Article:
(7/11/2014 AZ Republic by Dr. Harold Wong)
This summer, I will be writing about a number of topics about how people view money, manage their money, and the consequences. The same cycle of greed and fear occurs in every market, whether it is real estate, stocks or gold. Of these two emotions, normally greed is dominant and let me prove it. Even the most degenerate gambler knows that when you enter a casino, the odds favor the house in every game. However, that does not prevent millions of Americans from entering casinos.
Among other things, I was in the mortgage industry from 2001 through 2007, and so saw the rise and fall of the AZ real estate market. In 2001 we still had a fairly normal mortgage market, where those applying for a mortgage loan had to prove income with paystubs and also the last 2 years’ tax returns if self-employed. One had to prove sufficient asset reserves with bank and other financial statements. One had to have a sufficiently high credit score, or the loan officer would not even fill out your loan application. Finally, there was the debt-to-income ratio (DTI).
The typical DTI limit in the 1970s was that monthly housing expense should be less than 25 percent of monthly income and there was no codified limit for the back-end ratio (which includes housing and all other debt). The back-end ratio limit was left to the discretion of lenders on a case-by-case basis. The rule of thumb was that one should not spend more than one week’s pay on total housing expense. Over time, this DTI ratio allowed by lenders increased.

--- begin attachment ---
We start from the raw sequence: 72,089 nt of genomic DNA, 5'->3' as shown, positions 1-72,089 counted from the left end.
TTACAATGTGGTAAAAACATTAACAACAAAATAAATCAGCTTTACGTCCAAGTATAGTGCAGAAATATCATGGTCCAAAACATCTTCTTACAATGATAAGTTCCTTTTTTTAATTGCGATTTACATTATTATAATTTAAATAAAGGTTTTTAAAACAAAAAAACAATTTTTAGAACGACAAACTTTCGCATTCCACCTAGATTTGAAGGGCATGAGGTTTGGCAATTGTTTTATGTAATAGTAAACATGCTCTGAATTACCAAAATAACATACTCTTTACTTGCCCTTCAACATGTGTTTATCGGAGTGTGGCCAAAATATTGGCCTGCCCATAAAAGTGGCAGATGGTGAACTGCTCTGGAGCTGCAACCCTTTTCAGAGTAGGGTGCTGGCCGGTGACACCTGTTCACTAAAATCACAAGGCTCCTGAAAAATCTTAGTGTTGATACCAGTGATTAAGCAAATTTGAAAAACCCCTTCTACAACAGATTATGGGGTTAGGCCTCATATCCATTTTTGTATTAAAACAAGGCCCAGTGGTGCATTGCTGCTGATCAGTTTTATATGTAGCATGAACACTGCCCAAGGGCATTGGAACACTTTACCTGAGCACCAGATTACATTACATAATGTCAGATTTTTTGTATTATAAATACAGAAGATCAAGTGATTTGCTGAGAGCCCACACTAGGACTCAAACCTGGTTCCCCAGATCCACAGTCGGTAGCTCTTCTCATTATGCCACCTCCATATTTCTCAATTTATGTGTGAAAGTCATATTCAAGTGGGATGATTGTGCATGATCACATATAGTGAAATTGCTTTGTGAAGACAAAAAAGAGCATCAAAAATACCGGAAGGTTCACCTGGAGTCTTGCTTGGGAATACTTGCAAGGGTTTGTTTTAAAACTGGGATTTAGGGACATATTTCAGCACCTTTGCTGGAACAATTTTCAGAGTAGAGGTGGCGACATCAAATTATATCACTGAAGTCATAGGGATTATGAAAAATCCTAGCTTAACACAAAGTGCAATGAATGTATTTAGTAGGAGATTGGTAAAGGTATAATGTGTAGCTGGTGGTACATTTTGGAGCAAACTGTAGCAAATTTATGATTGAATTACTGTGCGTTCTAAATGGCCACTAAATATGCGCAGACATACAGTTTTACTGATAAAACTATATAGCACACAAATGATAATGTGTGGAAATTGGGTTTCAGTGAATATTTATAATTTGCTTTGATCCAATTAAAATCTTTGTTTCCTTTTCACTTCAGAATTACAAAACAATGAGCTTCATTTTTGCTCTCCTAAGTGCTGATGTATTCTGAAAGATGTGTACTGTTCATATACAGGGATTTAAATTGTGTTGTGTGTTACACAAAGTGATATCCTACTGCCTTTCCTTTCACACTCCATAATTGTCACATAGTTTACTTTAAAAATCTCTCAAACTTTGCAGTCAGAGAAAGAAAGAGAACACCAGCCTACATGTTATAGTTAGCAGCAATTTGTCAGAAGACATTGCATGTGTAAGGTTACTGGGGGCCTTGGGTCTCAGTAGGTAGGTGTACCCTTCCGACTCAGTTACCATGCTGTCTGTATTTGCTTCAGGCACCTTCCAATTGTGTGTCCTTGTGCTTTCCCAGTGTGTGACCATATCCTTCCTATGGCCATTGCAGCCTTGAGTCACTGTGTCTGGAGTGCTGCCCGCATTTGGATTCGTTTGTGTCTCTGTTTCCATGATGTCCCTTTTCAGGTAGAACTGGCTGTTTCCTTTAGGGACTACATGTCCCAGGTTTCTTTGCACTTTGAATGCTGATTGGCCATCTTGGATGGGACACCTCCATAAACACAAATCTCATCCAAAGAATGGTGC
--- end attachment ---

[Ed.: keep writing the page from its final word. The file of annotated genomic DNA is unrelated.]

On April 13, 2005, HUD (Housing Urban Development, a government agency) increased the allowable DTI for manually underwritten loans to 31/43. The first number, 31, is the front-end ratio and represents the percentage of the borrower’s income that will go to his new housing expense of principal, interest, taxes, insurance, and homeowner association dues. The 43 is the back-end ratio, which is the percentage of total monthly income that goes to total debt, including all housing, credit card, car, student loans and alimony and child support payments. With the use of automated system underwriting approvals, a borrower’s debt-to-income (DTI) ratios can exceed the guidelines and may go as high as 50 percent of more.
Around 2002, innovative products led to totally relaxed mortgage underwriting standards. If one had a very high credit score, one did not have to prove one had a job or a specific amount of income or assets. This was called a NINJA loan (No Income, No Job, and No Assets). There were even popular negative amortization mortgages, where the true rate of interest might be 7 percent, but you only had to pay 2 percent for the first 5 years. The extra 5 percent interest that you owed, but did not pay, was added to your loan balance every month. So, at the end of 5 years, your initial $400,000 mortgage loan would now have a balance of over $500,000.
The relaxed mortgage underwriting standards gave homebuyers this choice: I can buy my $450,000 brand-new dream home in a gated community, with 3,000 square feet, 5 bedrooms, 3 baths, 3 car garage, and swimming pool; OR I can buy the 30-year-old $225,000 home that has 3 bedrooms, 2 baths, and no pool. Investors jumped in and bought houses with hopes of quick and big profits. Greed won out and led to the big housing boom. When the value of homes started dropping in 2006, it led to massive foreclosures and over 500 banks going under. All of this eventually led to the 2008 stock market crash and The Great Recession, where 10 million jobs were lost. Excessive greed always has consequences.